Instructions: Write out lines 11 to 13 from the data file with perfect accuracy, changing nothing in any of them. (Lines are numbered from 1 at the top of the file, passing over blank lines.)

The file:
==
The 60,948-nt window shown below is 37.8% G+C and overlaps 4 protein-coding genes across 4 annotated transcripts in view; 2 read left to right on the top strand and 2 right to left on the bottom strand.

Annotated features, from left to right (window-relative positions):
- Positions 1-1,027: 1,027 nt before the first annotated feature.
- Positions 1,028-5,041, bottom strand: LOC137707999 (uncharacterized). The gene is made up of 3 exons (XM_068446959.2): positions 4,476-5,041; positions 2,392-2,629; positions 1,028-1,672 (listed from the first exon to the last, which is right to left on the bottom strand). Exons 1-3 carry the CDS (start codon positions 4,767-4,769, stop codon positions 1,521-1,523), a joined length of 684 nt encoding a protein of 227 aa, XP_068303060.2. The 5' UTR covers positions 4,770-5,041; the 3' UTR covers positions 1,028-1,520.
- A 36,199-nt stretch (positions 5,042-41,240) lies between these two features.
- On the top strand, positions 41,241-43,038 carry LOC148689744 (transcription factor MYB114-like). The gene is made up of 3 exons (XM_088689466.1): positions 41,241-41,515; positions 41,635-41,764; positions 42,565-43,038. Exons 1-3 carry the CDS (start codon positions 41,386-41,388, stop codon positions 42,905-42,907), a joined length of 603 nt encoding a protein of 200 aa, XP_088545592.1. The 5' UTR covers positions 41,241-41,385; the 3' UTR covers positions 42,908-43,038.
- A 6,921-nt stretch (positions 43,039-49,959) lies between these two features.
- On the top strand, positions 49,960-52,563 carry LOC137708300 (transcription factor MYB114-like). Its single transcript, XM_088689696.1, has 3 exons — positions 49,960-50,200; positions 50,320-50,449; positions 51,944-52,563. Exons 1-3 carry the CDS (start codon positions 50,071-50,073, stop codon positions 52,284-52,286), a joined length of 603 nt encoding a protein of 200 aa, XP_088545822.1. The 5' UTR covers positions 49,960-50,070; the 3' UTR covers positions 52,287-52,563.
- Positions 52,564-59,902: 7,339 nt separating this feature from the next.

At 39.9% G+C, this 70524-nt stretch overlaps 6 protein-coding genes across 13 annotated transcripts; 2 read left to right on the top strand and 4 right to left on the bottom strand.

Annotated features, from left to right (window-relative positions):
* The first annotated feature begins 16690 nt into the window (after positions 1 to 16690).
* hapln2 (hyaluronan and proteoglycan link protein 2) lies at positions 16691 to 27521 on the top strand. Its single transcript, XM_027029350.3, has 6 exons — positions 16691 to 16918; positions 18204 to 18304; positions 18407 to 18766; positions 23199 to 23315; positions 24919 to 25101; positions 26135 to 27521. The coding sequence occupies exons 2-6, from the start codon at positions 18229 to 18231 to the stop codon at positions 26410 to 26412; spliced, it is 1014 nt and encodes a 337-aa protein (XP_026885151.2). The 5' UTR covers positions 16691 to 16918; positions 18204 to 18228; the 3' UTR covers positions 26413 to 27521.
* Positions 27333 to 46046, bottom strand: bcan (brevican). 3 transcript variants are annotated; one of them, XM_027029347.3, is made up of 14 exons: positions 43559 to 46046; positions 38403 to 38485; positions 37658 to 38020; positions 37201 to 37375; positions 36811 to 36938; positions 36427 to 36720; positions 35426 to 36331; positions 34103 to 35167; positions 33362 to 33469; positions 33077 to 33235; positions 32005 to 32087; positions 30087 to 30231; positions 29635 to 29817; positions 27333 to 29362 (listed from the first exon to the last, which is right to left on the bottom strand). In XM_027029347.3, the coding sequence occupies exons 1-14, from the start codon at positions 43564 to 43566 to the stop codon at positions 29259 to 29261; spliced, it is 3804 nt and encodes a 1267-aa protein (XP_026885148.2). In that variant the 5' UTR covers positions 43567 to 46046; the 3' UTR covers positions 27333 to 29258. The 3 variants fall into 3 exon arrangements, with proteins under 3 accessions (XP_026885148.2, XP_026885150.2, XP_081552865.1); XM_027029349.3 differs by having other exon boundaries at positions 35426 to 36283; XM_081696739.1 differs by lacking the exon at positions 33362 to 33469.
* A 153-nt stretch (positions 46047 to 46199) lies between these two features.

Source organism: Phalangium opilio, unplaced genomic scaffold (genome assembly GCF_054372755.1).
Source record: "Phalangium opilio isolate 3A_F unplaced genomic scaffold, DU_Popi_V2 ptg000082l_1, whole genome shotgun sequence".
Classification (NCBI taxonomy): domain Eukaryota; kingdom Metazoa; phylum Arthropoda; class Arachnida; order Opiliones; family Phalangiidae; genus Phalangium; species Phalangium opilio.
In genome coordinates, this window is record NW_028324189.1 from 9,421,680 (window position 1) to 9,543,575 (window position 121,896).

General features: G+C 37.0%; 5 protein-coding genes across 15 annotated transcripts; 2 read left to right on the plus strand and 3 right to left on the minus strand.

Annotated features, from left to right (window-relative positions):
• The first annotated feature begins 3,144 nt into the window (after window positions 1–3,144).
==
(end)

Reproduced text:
Annotated features, from left to right (window-relative positions):
* The first annotated feature begins 16690 nt into the window (after positions 1 to 16690).
* hapln2 (hyaluronan and proteoglycan link protein 2) lies at positions 16691 to 27521 on the top strand. Its single transcript, XM_027029350.3, has 6 exons — positions 16691 to 16918; positions 18204 to 18304; positions 18407 to 18766; positions 23199 to 23315; positions 24919 to 25101; positions 26135 to 27521. The coding sequence occupies exons 2-6, from the start codon at positions 18229 to 18231 to the stop codon at positions 26410 to 26412; spliced, it is 1014 nt and encodes a 337-aa protein (XP_026885151.2). The 5' UTR covers positions 16691 to 16918; positions 18204 to 18228; the 3' UTR covers positions 26413 to 27521.